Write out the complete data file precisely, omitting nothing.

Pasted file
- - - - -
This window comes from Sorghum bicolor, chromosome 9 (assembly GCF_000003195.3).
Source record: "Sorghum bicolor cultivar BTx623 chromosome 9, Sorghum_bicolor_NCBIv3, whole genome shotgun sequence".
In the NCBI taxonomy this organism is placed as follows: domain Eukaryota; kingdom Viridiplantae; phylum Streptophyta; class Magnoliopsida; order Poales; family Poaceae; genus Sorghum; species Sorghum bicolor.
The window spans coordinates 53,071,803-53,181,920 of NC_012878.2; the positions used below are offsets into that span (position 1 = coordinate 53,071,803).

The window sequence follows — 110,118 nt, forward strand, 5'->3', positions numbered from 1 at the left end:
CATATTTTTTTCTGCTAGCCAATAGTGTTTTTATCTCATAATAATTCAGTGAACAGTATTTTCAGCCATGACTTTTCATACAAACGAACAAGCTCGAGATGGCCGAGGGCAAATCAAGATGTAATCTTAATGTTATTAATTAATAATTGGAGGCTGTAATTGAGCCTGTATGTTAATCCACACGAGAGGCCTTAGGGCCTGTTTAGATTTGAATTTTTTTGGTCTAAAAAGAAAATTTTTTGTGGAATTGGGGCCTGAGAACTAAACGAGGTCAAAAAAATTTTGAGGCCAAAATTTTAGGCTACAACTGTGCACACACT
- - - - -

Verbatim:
This window comes from Sorghum bicolor, chromosome 9 (assembly GCF_000003195.3).
Source record: "Sorghum bicolor cultivar BTx623 chromosome 9, Sorghum_bicolor_NCBIv3, whole genome shotgun sequence".
In the NCBI taxonomy this organism is placed as follows: domain Eukaryota; kingdom Viridiplantae; phylum Streptophyta; class Magnoliopsida; order Poales; family Poaceae; genus Sorghum; species Sorghum bicolor.
The window spans coordinates 53,071,803-53,181,920 of NC_012878.2; the positions used below are offsets into that span (position 1 = coordinate 53,071,803).

The window sequence follows — 110,118 nt, forward strand, 5'->3', positions numbered from 1 at the left end:
CATATTTTTTTCTGCTAGCCAATAGTGTTTTTATCTCATAATAATTCAGTGAACAGTATTTTCAGCCATGACTTTTCATACAAACGAACAAGCTCGAGATGGCCGAGGGCAAATCAAGATGTAATCTTAATGTTATTAATTAATAATTGGAGGCTGTAATTGAGCCTGTATGTTAATCCACACGAGAGGCCTTAGGGCCTGTTTAGATTTGAATTTTTTTGGTCTAAAAAGAAAATTTTTTGTGGAATTGGGGCCTGAGAACTAAACGAGGTCAAAAAAATTTTGAGGCCAAAATTTTAGGCTACAACTGTGCACACACT